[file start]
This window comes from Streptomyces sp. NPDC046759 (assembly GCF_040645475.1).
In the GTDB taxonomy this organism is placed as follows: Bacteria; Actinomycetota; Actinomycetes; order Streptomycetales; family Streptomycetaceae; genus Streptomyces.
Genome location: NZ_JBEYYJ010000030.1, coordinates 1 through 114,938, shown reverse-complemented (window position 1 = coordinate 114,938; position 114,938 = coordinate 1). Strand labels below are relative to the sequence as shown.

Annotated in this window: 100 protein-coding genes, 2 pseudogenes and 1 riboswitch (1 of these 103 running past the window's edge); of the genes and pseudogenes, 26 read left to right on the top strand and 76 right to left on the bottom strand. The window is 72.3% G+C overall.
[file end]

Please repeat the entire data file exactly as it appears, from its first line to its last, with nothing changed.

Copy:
This window comes from Streptomyces sp. NPDC046759 (assembly GCF_040645475.1).
In the GTDB taxonomy this organism is placed as follows: Bacteria; Actinomycetota; Actinomycetes; order Streptomycetales; family Streptomycetaceae; genus Streptomyces.
Genome location: NZ_JBEYYJ010000030.1, coordinates 1 through 114,938, shown reverse-complemented (window position 1 = coordinate 114,938; position 114,938 = coordinate 1). Strand labels below are relative to the sequence as shown.

Annotated in this window: 100 protein-coding genes, 2 pseudogenes and 1 riboswitch (1 of these 103 running past the window's edge); of the genes and pseudogenes, 26 read left to right on the top strand and 76 right to left on the bottom strand. The window is 72.3% G+C overall.